Has the UK opened the floodgates to private enforcement of competition law?

January 30, 2013

(by Sebastian Peyer) Private antitrust enforcement is the least effective part of competition law in the UK. Yesterday, the government said what it intended to do about it. Its outline for a new regime of private actions in competition law followed a consultation on options for reform in 2012. It proposes fixes for a number of well-known litigation problems such as the limited jurisdiction of the specialist Competition Appeal Tribunal (CAT). However, of potentially greater interest to consumers and businesses will be the introduction of opt-out class actions. The debate about opt-out class actions has been fierce on national and EU levels but this is still a surprising move – will it work? Read the rest of this entry »

The Significance of China’s First Fine on an International Cartel

January 17, 2013

(by Andreas Stephan) On 4 January 2013, China’s National Development and Reform Commission (NDRC) announced that CNY 353 million (around £35m) would be paid by six South Korean and Taiwanese manufacturers of liquid crystal display (LCD) panels for price fixing during 2001-2006. Never before had China imposed a cartel fine on foreign firms. Indeed this first instance of Chinese international cartel enforcement involved both settlements and a leniency application from a revealing firm in return for immunity.  But should China’s venture into international cartel enforcement be treated as a welcome development? Read the rest of this entry »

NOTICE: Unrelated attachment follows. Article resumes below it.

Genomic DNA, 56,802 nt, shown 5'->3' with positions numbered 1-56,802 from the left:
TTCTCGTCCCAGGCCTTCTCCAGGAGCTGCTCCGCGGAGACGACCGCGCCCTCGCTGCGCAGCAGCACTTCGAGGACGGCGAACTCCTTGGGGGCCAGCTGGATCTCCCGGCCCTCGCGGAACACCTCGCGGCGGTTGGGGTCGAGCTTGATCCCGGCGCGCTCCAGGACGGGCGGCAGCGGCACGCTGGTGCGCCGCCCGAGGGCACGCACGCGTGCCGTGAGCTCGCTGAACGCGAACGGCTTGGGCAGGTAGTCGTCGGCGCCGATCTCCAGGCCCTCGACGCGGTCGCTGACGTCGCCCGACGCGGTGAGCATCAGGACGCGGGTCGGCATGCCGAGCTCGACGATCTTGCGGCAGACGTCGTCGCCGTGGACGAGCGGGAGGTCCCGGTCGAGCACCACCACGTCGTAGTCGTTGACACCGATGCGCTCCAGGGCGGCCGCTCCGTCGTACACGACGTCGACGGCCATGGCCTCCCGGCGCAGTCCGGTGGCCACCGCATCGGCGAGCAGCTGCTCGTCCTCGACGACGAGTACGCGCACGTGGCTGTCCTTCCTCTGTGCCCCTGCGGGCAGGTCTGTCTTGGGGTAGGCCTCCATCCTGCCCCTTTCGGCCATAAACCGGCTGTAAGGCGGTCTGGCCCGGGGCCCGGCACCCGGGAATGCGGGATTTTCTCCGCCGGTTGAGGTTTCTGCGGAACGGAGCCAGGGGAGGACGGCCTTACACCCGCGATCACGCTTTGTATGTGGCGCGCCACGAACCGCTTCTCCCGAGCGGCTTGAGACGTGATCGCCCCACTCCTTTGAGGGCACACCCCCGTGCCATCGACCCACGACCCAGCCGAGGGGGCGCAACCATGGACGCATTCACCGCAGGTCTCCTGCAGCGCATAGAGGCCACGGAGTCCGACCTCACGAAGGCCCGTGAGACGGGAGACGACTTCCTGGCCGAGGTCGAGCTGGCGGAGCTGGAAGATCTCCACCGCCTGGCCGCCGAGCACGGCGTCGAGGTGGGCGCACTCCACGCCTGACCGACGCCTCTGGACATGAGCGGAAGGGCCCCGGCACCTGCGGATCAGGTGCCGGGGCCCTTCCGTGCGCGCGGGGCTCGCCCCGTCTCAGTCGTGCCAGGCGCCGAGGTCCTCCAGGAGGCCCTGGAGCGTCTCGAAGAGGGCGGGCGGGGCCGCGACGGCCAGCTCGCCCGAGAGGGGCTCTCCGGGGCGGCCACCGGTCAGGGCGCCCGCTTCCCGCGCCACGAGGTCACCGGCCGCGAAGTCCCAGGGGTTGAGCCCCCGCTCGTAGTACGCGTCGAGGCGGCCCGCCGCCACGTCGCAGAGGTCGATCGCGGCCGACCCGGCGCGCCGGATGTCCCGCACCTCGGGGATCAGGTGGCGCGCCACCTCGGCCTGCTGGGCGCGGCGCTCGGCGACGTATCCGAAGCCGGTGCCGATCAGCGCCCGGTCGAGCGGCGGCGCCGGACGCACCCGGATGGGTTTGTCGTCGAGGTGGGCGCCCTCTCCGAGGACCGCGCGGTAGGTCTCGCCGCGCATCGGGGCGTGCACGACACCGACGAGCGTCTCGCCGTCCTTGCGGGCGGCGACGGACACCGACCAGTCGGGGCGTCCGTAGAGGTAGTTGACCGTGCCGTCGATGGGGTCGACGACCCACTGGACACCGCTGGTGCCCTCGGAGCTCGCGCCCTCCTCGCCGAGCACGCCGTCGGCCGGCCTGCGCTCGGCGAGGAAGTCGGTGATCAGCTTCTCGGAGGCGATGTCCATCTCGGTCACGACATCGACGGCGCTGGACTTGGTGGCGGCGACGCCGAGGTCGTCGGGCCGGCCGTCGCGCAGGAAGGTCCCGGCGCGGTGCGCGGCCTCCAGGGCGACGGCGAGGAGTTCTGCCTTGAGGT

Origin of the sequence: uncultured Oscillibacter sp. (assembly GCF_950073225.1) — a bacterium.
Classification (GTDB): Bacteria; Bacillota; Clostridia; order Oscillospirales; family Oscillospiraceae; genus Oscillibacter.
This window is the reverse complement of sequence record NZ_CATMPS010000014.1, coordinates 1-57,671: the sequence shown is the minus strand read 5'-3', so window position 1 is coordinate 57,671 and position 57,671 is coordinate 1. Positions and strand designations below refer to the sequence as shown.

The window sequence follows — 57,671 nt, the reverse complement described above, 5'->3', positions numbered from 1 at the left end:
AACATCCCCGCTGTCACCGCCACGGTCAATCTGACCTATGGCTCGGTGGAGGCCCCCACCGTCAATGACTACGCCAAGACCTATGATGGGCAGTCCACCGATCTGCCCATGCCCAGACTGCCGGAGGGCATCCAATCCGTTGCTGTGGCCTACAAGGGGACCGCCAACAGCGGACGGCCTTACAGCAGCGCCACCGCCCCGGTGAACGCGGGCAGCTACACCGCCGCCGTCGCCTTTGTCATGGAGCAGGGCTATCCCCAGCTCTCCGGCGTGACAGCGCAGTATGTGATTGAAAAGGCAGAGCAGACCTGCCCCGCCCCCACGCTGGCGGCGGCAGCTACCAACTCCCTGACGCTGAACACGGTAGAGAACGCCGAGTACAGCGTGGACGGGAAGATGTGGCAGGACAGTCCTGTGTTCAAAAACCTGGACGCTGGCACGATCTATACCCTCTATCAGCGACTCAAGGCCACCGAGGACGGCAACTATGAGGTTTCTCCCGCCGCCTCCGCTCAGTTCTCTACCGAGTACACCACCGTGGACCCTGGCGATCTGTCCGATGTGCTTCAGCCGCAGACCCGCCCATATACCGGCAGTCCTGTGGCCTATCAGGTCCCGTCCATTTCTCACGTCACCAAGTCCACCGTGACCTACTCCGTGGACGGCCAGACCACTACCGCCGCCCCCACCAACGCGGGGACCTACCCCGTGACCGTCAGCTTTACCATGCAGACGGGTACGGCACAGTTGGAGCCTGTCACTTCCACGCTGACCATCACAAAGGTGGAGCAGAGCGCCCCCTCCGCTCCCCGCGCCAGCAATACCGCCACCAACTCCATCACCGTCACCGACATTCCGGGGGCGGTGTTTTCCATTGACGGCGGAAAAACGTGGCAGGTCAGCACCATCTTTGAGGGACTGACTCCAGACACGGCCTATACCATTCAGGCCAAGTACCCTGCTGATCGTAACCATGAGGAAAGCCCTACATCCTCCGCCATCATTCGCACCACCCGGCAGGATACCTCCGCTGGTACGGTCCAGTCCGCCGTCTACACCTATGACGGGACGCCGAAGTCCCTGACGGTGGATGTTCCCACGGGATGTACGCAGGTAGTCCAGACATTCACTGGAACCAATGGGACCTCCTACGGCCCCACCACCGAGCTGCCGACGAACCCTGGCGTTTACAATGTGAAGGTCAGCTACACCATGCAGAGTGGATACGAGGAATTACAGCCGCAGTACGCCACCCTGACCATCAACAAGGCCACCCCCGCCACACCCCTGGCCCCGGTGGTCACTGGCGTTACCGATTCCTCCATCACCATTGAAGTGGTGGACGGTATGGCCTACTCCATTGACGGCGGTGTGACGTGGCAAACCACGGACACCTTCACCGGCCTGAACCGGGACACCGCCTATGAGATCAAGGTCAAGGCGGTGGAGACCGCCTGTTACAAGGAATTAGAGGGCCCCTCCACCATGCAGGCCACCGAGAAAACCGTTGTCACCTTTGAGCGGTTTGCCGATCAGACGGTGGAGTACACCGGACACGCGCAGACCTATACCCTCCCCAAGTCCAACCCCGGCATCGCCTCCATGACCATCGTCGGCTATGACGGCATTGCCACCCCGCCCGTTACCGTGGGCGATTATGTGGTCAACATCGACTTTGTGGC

Do Pub Tenants need a Special Regulator to Adjudicate Contracts with Pub Owners?

January 15, 2013

(by Morten Hviid) On January 8th Business Secretary Vince Cable announced plans for an Independent Adjudicator to address unfair practices in the British Pub industry.  It will apply to rents and beer ties (exclusive purchasing agreements) between pub owners and their tenant publicans, but only if the former own at least 500 pubs (known as pubcos).  The Adjudicator will be based on the untried model being introduced for supermarkets.  This proposal arises from prolonged lobbying by part of the industry, and in particular from the Campaign for Real Ale [CAMRA] and extensive public scrutiny by Select Committees and competition authorities, though the latter did not recommend this intervention.  After many attempts to generate self-regulation, the government now wants to impose a “solution”.   But what is the problem that the government seeks to redress? Read the rest of this entry »